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Dale Furtwengler
Dale Furtwengler
Dale Furtwengler helps businesses get higher prices regardless of what their competitors or the economy are doing. His book, Pricing for Profit, was recently translated into Chinese. To discover how you can get significantly higher prices for your offerings call Dale.
 

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Dynamic Pricing: Lessons Learned from the Airline Industry

Nov. 15, 2011 3:05 pm
I was just introduced as a pricing guy to an airline consultant when he said “Our dynamic pricing model is working very well.” What is dynamic pricing?

It’s constantly changing pricing that factors in limited seating capacity, the number of reservations made, time to departure, typical number of cancellations and other factors that influence how full the plane is upon departure. The goal is to fill the planes so that revenue is maximized on each flight. While that might seem like a worthy goal, here are some overlooked realities associated with this strategy.

In their white paper, Dynamic Pricing in the Airline Industry http://tinyurl.com/38x95kq, R. Preston McAfee and Vera te Velde of the California Institute of Technology cite one estimate that American Airlines “changes half a million prices per day.” Even if that number is off by a factor of 10, that’s 50,000 prices changes a day. Let’s take a look at what that means for us as consumers.

First, it makes our lives more difficult. We can’t simply go out to our favorite airline’s website, purchase a ticket and feel comfortable that we’ve gotten a fair deal. Instead we’ve got to go to multiple sites, discover what the best price is, jockey our schedules accordingly and hope that, once we hit the reservation button, we’re not going to find a better price later.

Second, the price to which we agreed isn’t necessarily the full price. There are a myriad of other fees that may be added later as we are asked to pay for extra bags and other services we might desire. None of this is clear at the time we purchase the tickets.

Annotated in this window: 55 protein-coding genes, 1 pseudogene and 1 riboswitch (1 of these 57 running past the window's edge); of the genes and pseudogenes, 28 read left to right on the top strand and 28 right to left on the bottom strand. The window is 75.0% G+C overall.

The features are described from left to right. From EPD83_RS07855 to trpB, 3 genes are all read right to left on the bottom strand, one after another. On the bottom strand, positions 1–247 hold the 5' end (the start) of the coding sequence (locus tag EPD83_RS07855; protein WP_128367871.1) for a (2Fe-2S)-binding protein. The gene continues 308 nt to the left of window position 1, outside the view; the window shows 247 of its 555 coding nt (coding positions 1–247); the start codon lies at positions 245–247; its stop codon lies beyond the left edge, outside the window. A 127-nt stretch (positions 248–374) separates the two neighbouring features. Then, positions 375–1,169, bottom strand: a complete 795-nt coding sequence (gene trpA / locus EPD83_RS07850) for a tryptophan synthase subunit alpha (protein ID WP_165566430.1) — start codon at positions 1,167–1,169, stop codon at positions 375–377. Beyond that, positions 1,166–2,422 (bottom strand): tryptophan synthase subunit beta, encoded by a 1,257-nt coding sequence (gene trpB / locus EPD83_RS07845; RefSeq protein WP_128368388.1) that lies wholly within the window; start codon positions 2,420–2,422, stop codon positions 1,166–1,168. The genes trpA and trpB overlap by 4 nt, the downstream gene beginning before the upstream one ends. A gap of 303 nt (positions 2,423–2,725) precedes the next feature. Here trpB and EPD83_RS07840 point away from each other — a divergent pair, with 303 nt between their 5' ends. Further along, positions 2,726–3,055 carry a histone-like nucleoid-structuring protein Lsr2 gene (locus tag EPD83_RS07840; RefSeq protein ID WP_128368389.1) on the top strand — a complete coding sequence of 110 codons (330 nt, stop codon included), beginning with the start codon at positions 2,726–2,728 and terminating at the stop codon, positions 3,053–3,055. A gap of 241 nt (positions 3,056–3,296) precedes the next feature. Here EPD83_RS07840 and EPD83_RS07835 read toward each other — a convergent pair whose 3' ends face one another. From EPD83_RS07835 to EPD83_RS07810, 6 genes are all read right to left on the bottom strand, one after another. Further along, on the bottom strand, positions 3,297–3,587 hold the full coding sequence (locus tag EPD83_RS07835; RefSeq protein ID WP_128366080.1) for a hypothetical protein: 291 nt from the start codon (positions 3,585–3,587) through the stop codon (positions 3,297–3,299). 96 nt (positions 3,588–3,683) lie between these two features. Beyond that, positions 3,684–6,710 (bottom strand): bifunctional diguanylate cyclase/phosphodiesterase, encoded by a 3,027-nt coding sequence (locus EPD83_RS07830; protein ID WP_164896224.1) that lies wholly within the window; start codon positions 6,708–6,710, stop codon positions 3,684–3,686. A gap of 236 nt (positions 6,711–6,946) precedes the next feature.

Third, it places the company’s interests ahead of its customers’ interests. Any time that a company, in any industry, places its needs above those of its customers it encourages buyers to seek alternatives. Indeed, how many of you have made a conscious decision to drive instead of fly to another city if it was less than 5 hours away?

That decision was based on several factors:

  • The time involved in searching for the best deal.
  • Uncertainty about whether or not you got a good deal.
  • Travel time to the airport.
  • The wait time at the airport.
  • Uncertainty about unforeseen charges.
  • Airlines overbooking strategies

Is it any wonder that the flying public is so vocal about its displeasure with the airline industry? Let’s contrast that with a pricing strategy that simplifies rather than complicates flyers lives.

What if the airlines establish a price that factors, as most businesses do, their limited capacity? In essence they’re pricing so that on any given flight they can make money if the airplane is 80% full at departure. The price factors in the length of travel, the destination and how much luggage a passenger typically takes on this flight as well as other services (pillows, blankets, meals, internet access) that they typically use during these flights.

The airlines could still offer different levels of comfort and service in the form of first class, business class and coach. Their pricing would reflect the service and comfort provided. The flyers to whom these are important will pay the premiums to get these services.

Wouldn’t that make your life a lot easier and the experience of airline travel a lot more pleasant? Then why don’t more airlines adopt this policy?

My guess is that they’re afraid that if they raise prices they’ll lose business to their ‘competitors.’ They’re also afraid that people will opt to drive rather than fly.

Yet the reality is that these fears are being realized every day. Flyers who are searching for the best deal, at the the airlines’ behest, are going with the airline with the lowest price which means that every other airline lost that customer’s business. If you're going to lose business anyway, why not get higher prices and margins on the business you retain.

People are already choosing to drive rather than fly because the airlines make using their services so difficult and so uncertain. Why not pull these potential buyers back into the fold through more customer centric pricing strategies?

It’s apparently more counter-intuitive than I’d have imagined, but focusing on your needs instead of your customers’ desires is not the way to win and retain loyal customers. Create the customer experience your customers desire and they’ll reward you with higher prices and repeat business. That’s how you build solid customer relationships profitably.

 
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